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The ACLU is not clear as to whether it believes that the targeted killing of an American citizen in a non-war zone is legal. Requiring a warrant as a precondition for such targeting would help frame that important issue for litigation and ultimate resolution by the Supreme Court or some international tribunal. That is the virtue of a warrant requirement.
Although it is crystal clear that certain forms of torture are prohibited by law, it is not clear whether other extreme measures—including psychological pressures, physical discomfort and other tactics shorts of the infliction of physical pain—are always unlawful, even if deemed necessary to prevent ticking bomb terrorists from killing multiple victims. The Supreme Court has left that issue open in cases such as Chavez v. Martinez (2003). In the leading case on this issue, Leon v. Wainwright (1984), the 11th Circuit ruled that moderate physical torture—twisting the suspects arm behind his back and choking him until he disclosed the whereabouts of a kidnap victim—was not always a violation of the law. This is what the judges said: This was not an act of law enforcement agents “trying to obtain a confession. This was instead of group of concerned officers acting in a reasonable manner to obtain information they needed in order to protect another individual from bodily harm or death.” It was “motivated by the immediate necessity to find the victim and save his life.” If an appellate court would so regard the use of such “torture lite” in a case involving one kidnap victim, it is certainly possible that courts would approve of comparable measures in a situation in which hundreds of lives might hang in the balance.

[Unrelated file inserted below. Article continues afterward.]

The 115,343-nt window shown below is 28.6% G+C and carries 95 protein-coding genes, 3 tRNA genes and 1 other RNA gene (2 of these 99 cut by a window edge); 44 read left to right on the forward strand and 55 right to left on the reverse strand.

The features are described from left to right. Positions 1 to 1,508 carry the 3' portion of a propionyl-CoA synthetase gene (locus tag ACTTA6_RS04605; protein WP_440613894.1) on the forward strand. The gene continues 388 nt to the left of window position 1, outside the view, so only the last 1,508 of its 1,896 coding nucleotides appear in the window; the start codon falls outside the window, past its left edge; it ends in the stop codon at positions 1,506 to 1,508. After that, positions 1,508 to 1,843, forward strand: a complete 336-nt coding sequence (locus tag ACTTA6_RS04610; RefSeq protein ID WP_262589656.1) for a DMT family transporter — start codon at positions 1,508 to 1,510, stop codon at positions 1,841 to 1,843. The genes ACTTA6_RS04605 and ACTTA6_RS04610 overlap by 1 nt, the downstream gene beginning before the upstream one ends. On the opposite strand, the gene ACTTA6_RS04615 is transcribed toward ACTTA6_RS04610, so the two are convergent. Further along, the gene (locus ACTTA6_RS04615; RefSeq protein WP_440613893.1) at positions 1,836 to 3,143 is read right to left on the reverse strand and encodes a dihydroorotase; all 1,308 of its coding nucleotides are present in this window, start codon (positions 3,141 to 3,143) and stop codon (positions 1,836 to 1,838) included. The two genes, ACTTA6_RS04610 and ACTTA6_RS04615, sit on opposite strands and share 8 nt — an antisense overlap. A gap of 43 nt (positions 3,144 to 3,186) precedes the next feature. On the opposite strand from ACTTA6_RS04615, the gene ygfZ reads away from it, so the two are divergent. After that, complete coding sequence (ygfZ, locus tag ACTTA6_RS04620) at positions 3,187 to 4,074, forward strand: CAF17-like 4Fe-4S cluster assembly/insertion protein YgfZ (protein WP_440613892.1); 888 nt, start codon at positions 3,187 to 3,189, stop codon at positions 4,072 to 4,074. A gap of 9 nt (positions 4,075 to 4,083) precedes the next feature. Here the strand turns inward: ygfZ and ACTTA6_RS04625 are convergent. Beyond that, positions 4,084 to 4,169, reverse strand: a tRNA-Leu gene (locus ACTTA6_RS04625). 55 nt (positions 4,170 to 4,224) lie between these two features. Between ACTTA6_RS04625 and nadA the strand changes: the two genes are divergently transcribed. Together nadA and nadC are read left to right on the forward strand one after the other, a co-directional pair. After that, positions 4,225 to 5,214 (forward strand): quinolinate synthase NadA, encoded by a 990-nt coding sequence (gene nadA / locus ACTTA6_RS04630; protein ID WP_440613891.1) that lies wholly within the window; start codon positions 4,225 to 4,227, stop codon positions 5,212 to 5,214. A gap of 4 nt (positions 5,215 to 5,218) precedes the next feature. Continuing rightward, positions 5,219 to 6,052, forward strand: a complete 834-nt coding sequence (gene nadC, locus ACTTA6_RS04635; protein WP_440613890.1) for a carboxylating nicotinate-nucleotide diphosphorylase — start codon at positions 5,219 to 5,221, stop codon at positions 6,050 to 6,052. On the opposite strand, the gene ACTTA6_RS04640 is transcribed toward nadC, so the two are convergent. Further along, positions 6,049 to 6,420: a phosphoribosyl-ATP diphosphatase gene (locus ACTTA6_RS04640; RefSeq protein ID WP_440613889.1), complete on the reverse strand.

The virtue of a “torture warrant,” like that of a “killing warrant,” is that it requires articulation of standards, visibility of actions and ultimate approval by democratic institutions. The ACLU seems to understand this when it comes to “killing warrants.” It should understand that when it comes to the inevitable use of torture in ticking bomb situations, there is also a virtue in visibility and accountability.
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